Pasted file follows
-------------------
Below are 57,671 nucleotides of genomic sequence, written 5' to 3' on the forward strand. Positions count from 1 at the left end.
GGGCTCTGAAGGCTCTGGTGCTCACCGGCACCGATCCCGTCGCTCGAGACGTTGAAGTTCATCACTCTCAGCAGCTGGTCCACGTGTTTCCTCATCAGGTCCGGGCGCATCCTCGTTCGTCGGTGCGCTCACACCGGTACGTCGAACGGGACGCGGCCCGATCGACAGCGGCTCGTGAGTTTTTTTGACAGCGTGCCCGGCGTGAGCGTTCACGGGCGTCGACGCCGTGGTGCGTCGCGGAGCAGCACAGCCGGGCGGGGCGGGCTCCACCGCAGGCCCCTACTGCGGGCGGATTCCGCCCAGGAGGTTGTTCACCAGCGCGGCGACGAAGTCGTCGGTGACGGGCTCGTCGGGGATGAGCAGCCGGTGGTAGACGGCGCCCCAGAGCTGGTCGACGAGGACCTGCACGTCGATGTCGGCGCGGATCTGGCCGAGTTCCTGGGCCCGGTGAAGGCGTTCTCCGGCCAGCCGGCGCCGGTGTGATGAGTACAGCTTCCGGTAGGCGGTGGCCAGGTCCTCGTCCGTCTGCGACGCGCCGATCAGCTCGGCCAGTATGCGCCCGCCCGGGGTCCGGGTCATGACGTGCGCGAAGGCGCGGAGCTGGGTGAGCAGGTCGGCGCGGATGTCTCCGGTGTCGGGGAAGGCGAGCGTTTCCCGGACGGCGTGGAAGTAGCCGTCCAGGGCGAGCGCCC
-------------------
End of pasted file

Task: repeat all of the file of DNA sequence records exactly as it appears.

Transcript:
Below are 57,671 nucleotides of genomic sequence, written 5' to 3' on the forward strand. Positions count from 1 at the left end.
GGGCTCTGAAGGCTCTGGTGCTCACCGGCACCGATCCCGTCGCTCGAGACGTTGAAGTTCATCACTCTCAGCAGCTGGTCCACGTGTTTCCTCATCAGGTCCGGGCGCATCCTCGTTCGTCGGTGCGCTCACACCGGTACGTCGAACGGGACGCGGCCCGATCGACAGCGGCTCGTGAGTTTTTTTGACAGCGTGCCCGGCGTGAGCGTTCACGGGCGTCGACGCCGTGGTGCGTCGCGGAGCAGCACAGCCGGGCGGGGCGGGCTCCACCGCAGGCCCCTACTGCGGGCGGATTCCGCCCAGGAGGTTGTTCACCAGCGCGGCGACGAAGTCGTCGGTGACGGGCTCGTCGGGGATGAGCAGCCGGTGGTAGACGGCGCCCCAGAGCTGGTCGACGAGGACCTGCACGTCGATGTCGGCGCGGATCTGGCCGAGTTCCTGGGCCCGGTGAAGGCGTTCTCCGGCCAGCCGGCGCCGGTGTGATGAGTACAGCTTCCGGTAGGCGGTGGCCAGGTCCTCGTCCGTCTGCGACGCGCCGATCAGCTCGGCCAGTATGCGCCCGCCCGGGGTCCGGGTCATGACGTGCGCGAAGGCGCGGAGCTGGGTGAGCAGGTCGGCGCGGATGTCTCCGGTGTCGGGGAAGGCGAGCGTTTCCCGGACGGCGTGGAAGTAGCCGTCCAGGGCGAGCGCCC